Tuesday, June 14, 2016

Get Lit: Storytelling, Live Lit, and The Birth of First Draft

Photo Credit: Brittany Cagle
This week, I am pleased to announce another guest blogger -- my fellow MFA colleague, Jay Thompson! Over the last two years, I have been consistently blown away by Jay's energy and "go get it" spirit. She is full of great ideas, and she's the kind of person who makes anything happen! I will also say that she is the most thoughtful person in our program, never forgetting a single person's birthday and always leaving treatsies in our mailboxes. In addition, she is one of the creators of an awesome lit mag, Weirderary!

With no further ado -- Jay Thompson schools us on Live Lit!


Given that storytelling birthed story writing, I am surprised that more writers aren’t interested in the art form. While I am no storytelling scholar, I know that the earliest recorded stories were shared orally from generation to generation before they made their way onto paper (or, originally, rock). It makes sense; before humans could write, they could talk.

Clearly, storytelling as a practice continues. Families pass down their histories by talking to their children. Employees gather on Mondays and tell the tales of their weekends. Lovers share the stories of their lives in whispers. Still, there is a difference between storytelling as day-to-day communication and storytelling as an art.

Storytelling as an art involves the use of many craft elements utilized in writing. A good story generally builds in tension that reaches a climax and has a satisfying ending. Telling it well on stage requires effort, planning, and practice. While a writer cannot choose the pace at which their reader reads a story, the storyteller has complete control over pacing, tone, voice volume, facial expressions, gestures, etc., all which add to the audience’s interpretation of the story.

Also, storytelling is dynamic while a piece of writing is largely static. Once a written story is published, it does not change. A story told aloud, however, cannot be told in the exact same way twice. This adds a “live” aspect that is not present in traditional readings. Storytelling is like standup comedy in the sense that the storyteller must practice the story over and over, in order for it to, ironically, sound natural, unstilted. At the same time, storytelling is unpredictable. The storyteller might shorten or lengthen sections of the story based on her mood that night or the reaction she is receiving from the audience.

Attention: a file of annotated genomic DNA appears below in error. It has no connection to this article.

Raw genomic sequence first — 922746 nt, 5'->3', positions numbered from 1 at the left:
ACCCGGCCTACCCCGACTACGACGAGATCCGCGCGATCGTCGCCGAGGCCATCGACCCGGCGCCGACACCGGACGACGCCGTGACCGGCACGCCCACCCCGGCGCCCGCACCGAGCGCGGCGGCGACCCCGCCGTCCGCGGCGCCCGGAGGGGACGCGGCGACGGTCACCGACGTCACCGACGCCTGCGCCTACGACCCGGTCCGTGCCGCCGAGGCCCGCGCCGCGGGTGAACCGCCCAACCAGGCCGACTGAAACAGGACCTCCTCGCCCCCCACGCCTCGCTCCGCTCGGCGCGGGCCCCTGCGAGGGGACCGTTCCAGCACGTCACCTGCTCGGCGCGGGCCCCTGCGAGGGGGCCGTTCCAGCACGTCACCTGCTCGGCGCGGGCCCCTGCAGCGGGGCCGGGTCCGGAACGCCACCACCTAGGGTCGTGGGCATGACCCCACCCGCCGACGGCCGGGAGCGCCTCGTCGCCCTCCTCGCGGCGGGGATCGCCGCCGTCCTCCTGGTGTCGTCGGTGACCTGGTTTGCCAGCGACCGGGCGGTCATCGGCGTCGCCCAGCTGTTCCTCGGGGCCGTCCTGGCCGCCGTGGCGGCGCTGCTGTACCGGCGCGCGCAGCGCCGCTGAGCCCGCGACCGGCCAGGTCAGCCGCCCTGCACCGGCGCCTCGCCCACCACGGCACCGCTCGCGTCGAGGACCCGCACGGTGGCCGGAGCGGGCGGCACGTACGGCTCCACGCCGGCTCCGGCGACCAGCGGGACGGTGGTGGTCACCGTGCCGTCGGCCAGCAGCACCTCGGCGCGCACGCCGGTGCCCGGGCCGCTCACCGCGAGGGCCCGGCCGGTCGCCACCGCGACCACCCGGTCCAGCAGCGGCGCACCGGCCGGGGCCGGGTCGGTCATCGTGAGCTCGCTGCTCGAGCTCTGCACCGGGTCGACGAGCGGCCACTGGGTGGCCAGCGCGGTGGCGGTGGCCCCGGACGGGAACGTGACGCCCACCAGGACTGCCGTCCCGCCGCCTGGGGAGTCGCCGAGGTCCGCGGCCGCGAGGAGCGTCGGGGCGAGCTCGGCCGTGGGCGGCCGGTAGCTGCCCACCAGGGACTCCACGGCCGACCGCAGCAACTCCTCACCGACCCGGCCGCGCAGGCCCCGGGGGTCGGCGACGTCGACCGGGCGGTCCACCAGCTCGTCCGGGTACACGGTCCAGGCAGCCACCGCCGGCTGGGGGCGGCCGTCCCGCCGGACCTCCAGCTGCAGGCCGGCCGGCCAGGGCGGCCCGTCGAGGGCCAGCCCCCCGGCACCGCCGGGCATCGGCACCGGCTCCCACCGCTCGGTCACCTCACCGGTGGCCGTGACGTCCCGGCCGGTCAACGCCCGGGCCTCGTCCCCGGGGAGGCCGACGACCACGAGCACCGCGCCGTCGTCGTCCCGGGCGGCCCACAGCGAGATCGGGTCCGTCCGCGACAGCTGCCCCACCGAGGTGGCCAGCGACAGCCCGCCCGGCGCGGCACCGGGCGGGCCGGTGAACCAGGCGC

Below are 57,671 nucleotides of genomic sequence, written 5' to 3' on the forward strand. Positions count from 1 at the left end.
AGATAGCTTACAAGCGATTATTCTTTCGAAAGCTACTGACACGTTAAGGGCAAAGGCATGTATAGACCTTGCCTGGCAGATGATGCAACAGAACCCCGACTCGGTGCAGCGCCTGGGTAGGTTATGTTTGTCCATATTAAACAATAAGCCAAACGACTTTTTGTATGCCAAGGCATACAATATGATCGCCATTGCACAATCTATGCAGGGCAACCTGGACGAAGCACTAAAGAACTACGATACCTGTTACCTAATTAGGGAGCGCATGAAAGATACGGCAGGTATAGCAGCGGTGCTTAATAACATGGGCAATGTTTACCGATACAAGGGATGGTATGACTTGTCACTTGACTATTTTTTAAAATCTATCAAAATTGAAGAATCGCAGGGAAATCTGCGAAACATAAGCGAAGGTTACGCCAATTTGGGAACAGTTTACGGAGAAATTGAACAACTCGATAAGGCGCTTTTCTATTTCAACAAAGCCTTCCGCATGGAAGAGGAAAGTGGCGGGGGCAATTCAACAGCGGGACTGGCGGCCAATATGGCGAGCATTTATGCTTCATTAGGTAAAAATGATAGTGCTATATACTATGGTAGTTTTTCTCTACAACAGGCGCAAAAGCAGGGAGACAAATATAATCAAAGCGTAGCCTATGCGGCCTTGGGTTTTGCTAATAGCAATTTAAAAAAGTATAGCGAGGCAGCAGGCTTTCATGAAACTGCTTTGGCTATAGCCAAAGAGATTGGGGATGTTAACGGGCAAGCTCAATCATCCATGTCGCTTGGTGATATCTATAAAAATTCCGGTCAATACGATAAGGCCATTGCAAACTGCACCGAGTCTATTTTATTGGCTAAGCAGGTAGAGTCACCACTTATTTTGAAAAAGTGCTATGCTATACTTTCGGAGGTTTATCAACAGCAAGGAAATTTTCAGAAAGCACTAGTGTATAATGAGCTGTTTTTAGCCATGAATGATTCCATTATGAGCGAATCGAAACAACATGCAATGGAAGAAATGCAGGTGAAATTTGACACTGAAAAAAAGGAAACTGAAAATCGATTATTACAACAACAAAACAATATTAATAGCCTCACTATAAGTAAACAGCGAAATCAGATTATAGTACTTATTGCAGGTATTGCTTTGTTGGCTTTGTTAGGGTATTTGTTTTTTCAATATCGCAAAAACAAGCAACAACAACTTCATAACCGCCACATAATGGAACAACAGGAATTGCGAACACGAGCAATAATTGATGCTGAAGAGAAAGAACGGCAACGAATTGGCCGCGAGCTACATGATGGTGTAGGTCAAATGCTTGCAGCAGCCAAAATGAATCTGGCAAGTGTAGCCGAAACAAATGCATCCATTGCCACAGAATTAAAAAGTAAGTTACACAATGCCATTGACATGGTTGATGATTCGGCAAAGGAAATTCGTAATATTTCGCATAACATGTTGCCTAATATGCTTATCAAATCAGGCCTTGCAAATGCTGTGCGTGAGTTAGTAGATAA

I grew to love “live lit”—literary events that involve something beyond writers reading their work off of a page—while living in Chicago, a live lit and storytelling mecca. The Moth, which is out of NYC but has two monthly events in Chicago, is one of the most well-known storytelling events, and was the first large event at which I told a story. Each event is centered around a theme, and stories must be true and told without any notes. Moth attendees do not know who will read in advance—storytellers are chosen randomly after the event begins—and the audience votes for a winner at the end of the night. (And there is a Moth Story Slam in Miami TONIGHT! June 14th, Olympia Theater, 7PM)

I also particularly enjoyed telling stories at I Shit You Not, a storytelling event dedicated to the always embarrassing and usually funny stories about the bodily functions, and the Depression Hour Open Mic, a now-defunct event where people told their saddest true stories (think standup comedy if the goal was to make the audience cry instead of laugh). (My involvement in Chicago’s live lit scene barely scratched the surface. Check here, here, and here to learn about more events.)

After settling down in Tampa, I was surprised and disappointed to learn that the city lacks a live lit and storytelling scene. In fact, most of the writers I’ve met in Florida are unfamiliar with the term “live lit.” As I searched, I found that Wordier Than Thou put on occasional live lit events in St. Petersburg, and the SunLit Festival hosted yearly live lit events, but there were no monthly live lit events in Tampa.

I'm excited to say that I was a reader at the FIRST First Draft!
My classmates, T.J. Murray, Colleen Kolba, and myself, created First Draft, a reading/storytelling/live lit event, in order to bring more live lit to Tampa. We want Tampa writers and the local general public alike to learn the joys of the art of storytelling. At each event, at least two writers read their written work. Between readings, we incorporate interactive games with the audience and on-the-spot storytelling.  We began First Draft in my apartment and have been holding events at Southern Brewing & Winemaking in Seminole Heights since January of 2016. It meets on the third Thursday of every month and is free to attend. If you’re in the area, please stop by!

If you are interested in live lit but live in an area that does not have a thriving live lit scene, consider starting your own event. It isn’t as difficult as it sounds! Many live lit events have corresponding podcasts (see The Moth, The Narrators) that you can listen to in order to get a feel for how other events are run. Bars, restaurants, and coffee shops are often eager to allow events to run for free on weeknights, since those nights don’t usually draw as many customers. Writers and comedians are always looking for places to read and tell stories, and if you encourage them, your friends will probably be willing to get up on stage, too. Fun for everyone!


And tonight, June 14th, there will be a MOTH STORY SLAM at Miami's historic OLYMPIA THEATER at 7PM!